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Zihl, Josef; Heywood, Charles A. (2016): The contribution of single case studies to the neuroscience of vision. In: Psych Journal, Vol. 5, No. 1: pp. 5-17
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Abstract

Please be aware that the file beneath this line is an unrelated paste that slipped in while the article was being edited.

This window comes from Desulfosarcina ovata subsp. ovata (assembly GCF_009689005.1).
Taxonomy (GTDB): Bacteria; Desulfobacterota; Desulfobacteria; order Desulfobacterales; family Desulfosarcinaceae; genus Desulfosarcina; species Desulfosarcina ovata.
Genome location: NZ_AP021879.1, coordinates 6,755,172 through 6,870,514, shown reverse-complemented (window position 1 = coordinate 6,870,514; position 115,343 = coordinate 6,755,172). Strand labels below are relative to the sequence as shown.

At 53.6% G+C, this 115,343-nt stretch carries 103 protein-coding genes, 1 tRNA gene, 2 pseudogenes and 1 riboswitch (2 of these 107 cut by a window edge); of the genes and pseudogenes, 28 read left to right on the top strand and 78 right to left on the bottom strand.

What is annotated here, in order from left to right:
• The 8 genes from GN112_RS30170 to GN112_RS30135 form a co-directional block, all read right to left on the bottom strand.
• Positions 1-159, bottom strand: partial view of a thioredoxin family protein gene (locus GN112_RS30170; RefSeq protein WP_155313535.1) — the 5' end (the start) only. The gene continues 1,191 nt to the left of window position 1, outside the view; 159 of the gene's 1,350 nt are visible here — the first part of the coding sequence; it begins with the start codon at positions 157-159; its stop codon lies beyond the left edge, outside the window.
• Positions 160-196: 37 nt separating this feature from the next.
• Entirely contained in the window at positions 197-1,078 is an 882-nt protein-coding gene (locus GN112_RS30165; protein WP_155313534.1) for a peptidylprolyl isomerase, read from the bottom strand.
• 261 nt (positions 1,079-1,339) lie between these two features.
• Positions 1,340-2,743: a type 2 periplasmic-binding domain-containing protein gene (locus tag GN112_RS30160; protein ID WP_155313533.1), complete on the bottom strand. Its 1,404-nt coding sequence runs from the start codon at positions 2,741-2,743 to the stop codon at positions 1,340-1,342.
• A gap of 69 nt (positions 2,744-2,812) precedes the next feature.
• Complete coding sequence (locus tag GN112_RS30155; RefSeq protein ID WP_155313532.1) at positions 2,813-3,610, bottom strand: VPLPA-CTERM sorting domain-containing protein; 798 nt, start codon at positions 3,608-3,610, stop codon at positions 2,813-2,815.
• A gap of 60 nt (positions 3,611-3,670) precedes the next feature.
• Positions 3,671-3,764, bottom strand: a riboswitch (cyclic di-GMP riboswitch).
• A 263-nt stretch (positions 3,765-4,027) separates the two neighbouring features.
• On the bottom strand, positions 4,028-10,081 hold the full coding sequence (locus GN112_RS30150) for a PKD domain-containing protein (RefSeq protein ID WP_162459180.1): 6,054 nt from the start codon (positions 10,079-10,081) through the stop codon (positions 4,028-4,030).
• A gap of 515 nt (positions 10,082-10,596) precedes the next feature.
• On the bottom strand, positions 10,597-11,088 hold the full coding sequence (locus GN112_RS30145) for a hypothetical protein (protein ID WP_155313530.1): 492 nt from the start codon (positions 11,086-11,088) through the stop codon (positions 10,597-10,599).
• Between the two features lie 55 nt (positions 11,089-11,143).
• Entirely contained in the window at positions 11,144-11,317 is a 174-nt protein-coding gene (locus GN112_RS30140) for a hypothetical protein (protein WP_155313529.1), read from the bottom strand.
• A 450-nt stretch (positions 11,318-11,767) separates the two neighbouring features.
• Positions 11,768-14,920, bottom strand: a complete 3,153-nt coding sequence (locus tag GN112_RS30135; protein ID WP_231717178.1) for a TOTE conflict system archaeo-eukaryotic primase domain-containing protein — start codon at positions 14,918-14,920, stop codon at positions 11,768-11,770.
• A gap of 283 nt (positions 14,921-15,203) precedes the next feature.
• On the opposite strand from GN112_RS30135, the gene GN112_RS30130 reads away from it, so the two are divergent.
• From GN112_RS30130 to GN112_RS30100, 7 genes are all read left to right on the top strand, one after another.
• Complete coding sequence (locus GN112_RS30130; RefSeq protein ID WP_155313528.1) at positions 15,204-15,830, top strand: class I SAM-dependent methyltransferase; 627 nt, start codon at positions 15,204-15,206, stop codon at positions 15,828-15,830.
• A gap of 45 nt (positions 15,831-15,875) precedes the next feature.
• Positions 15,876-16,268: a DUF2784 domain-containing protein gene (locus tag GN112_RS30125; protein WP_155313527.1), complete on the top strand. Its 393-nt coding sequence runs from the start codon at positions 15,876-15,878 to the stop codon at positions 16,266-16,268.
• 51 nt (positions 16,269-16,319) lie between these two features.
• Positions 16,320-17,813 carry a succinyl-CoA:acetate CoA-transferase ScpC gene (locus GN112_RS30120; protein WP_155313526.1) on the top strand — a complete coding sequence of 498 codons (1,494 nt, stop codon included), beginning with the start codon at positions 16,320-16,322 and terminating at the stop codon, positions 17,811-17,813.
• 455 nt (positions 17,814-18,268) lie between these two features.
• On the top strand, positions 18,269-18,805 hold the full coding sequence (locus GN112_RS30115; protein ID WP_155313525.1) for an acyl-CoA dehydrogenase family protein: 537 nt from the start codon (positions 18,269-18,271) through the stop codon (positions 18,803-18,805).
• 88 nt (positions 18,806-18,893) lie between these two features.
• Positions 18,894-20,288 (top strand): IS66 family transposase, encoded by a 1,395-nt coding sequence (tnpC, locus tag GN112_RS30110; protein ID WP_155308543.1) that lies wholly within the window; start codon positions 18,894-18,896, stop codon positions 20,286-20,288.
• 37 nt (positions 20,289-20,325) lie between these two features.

Visual neuroscience is concerned with the neurobiological foundations of visual perception, that is, the morphological, physiological, and functional organization of the visual brain and its co-operative partners. One important approach for understanding the functional organization of the visual brain is the study of visual perception from the pathological perspective. The study of patients with focal injury to the visual brain allows conclusions about the representation of visual perceptual functions in the framework of association and dissociation of functions. Selective disorders have been reported for more "elementary" visual capabilities, for example, color and movement vision, but also for visuo-cognitive capacities, such as visual agnosia or the visual field of attention. Because these visual disorders occur rather seldom as selective and specific dysfunctions, single cases have always played, and still play, a significant role in gaining insights into the functional organization of the visual brain.